By Dr. Philip Thanglienmang

GOD: In order to understand the background of conversions among the Zous we have to understand the old religious faith of the Zous prior to 1950s.Many anthropologists and monographers have been classifying the religious beliefs of the Zo as Animism or at the most to Ancestor Worship.

But I would prefer to classify it basically as Polytheism. Their religion may be called Lawki religion or if I may coin a new term for their ancient religion Lawkism; in anglicized form to better understand the import or meaning. In those days the Zous were ardent worshippers of one omnipotent, almighty God called Pasien; as well as their great ancestor known as Pusha/Pusa and the underworld spirit called Zînmâng. There was a concept of one great creator who created the heavens and earth; and all the things in them. This Great Spirit is called Pasien; which in literal sense means God. Below this great God there exist a less powerful spirit known as Lungzai who may be considered to be the assistant or brother of Pasien. It is slightly lesser than God in power and might.

To corroborate the relationship of these two great spirits let me narrate one scene of the Nântal-Neinou mythology. In the Nântal -Neinou mythology; in one of the scenes as the sun was about to set they arrived at the base of a mount or hillock to rest for the night. The Lion (Hûmpi) who was on the trail of Nântal was resting as well as lying in wait for his prey on one side of hillock; while, on the opposite side of it Nântal and Neinou were resting after a long and weary journey. It is mentioned that at that moment Pasien and Lungzai saw the condition of these two living beings. It is said that both of them had a discussion as to whom to support and save. God asked Lungzai,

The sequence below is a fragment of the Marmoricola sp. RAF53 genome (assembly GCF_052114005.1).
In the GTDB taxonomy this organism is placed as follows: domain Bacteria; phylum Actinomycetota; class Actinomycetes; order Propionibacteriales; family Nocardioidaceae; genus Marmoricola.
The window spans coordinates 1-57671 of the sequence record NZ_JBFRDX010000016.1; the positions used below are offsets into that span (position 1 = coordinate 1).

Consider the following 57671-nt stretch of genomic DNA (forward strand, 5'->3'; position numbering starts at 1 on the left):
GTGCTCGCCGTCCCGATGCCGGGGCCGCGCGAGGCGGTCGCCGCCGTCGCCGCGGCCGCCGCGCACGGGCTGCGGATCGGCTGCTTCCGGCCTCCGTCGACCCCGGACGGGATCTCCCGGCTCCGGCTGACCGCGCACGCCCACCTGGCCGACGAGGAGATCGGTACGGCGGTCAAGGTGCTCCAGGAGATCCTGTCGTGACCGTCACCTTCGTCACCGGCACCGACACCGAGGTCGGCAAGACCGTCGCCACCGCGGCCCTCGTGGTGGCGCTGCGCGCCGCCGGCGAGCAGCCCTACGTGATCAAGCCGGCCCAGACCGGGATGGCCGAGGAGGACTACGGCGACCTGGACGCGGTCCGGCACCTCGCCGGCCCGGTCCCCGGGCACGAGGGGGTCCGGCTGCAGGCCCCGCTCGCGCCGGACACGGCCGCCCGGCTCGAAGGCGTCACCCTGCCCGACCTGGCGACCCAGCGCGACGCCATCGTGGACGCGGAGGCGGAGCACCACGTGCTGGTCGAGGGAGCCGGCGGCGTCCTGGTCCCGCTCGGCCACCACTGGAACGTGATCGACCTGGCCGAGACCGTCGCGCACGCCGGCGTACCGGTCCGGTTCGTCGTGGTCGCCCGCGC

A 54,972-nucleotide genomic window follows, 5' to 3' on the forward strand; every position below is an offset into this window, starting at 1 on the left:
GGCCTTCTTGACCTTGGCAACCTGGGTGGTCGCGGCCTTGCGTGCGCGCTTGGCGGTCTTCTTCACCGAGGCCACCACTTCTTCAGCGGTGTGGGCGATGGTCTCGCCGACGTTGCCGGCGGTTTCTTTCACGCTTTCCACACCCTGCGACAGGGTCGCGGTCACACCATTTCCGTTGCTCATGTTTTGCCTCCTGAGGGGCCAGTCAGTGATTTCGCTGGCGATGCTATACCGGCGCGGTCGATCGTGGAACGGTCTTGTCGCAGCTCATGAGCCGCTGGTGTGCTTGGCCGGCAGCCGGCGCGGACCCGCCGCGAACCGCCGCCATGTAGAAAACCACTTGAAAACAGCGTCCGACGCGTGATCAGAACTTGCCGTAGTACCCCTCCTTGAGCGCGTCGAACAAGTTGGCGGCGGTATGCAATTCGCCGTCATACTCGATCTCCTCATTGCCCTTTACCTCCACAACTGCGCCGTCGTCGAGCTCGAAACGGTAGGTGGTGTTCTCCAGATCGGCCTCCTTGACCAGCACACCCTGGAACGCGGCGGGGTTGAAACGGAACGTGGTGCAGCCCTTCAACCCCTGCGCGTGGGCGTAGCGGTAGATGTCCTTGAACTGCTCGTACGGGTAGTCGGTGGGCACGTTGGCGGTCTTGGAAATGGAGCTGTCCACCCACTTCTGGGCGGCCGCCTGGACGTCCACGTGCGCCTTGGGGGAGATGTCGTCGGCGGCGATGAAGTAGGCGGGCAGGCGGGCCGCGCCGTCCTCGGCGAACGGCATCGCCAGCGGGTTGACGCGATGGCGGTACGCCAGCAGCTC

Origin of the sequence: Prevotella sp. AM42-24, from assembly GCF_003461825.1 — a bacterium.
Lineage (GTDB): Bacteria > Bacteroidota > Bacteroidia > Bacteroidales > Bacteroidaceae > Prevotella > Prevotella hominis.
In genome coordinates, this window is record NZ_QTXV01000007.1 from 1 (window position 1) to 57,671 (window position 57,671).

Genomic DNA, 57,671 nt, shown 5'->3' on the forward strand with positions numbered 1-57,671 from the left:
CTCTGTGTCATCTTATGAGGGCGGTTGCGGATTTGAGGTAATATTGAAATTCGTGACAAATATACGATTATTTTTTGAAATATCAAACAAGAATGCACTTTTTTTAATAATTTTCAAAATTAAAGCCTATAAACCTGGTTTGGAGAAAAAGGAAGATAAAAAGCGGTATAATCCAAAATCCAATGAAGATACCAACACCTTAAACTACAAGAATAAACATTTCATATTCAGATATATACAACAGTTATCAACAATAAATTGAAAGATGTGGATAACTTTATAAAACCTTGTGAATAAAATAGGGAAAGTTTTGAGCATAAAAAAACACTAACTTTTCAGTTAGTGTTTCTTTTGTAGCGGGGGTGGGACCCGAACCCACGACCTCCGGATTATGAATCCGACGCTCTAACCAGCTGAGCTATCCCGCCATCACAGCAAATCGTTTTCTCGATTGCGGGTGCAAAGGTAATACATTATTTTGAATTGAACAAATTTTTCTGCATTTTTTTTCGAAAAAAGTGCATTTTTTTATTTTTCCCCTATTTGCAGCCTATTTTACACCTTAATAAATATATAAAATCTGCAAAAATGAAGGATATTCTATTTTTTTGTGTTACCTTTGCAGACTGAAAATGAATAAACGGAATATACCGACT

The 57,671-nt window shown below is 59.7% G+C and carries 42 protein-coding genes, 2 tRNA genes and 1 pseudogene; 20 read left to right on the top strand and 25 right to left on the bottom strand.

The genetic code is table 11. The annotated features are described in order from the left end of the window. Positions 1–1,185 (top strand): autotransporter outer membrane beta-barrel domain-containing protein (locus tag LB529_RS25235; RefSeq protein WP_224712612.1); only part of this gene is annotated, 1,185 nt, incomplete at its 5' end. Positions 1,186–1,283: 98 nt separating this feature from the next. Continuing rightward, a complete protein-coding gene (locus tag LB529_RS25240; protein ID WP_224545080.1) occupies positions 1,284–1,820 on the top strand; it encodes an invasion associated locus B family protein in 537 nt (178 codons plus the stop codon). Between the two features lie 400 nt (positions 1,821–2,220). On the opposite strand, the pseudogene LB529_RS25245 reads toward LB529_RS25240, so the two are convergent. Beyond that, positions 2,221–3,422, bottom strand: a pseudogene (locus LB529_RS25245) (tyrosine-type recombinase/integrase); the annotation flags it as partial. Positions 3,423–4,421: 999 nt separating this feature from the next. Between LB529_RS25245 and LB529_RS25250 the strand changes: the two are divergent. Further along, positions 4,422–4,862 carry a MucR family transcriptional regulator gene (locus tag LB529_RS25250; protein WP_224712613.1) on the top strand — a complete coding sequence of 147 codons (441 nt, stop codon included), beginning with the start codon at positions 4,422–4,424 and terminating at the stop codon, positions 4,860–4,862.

“Brother whom do you thinks should we support and save Man or Lion? To this Lungzai replied, “Behold, whenever the Lion kills an animal it never gives thanks to us before having the meat; whereas, whenever Man is about to eat food or meat he always says “May my God be pleased; may my Lungzai be pleased”(Ka Pasien na tai aw; ka Lungzai na tai aw). Therefore, it is befitting that we support and save Man”.

The Lion had a magical power to transform itself into any animal and so it transformed itself into a bee. And it started to hover above their heads to prey upon Nântal. Pasien and Lungzai instructed Nântal to unsheathed his sword and slash the bee, which was hovering above their heads. Obeying the instructions of Pasien ang Lungzai; legendary hero Nântal immediately cut the bee into two halves killing the Lion instantaneously there and then. The same terminology Pasien’ is now used to refer God in this Christian era.

SPIRITS: Then, comes an underworld/netherworld spirit believed to inhabit very dark under world kingdom they called it; Zîn or Zînmâng. This underworld spirit is responsible for various types of illness, diseases, sickness, pestilence, plague, etc. It is believed to be the harbinger of sorrow and death. For, one can find in various Zou poems mentioning the fear of this particular spirit. For example, “Zîn daw-âi in bang nang bawl ahiam maw? Meaning “Demon what have you done to me”. Daw-âi (Charms) may be defined as a harmful potion or poisonous concoction, which brings illness and disease upon human beings, by this underworld spirit. This spirit is basically a wicked spirit. One may define it as the Demon or Evil-one. It is believed to rule the Dark Underworld Kingdom. Therefore, for the fear of this spirit it has to be appeased through incantations and offerings of animals and birds.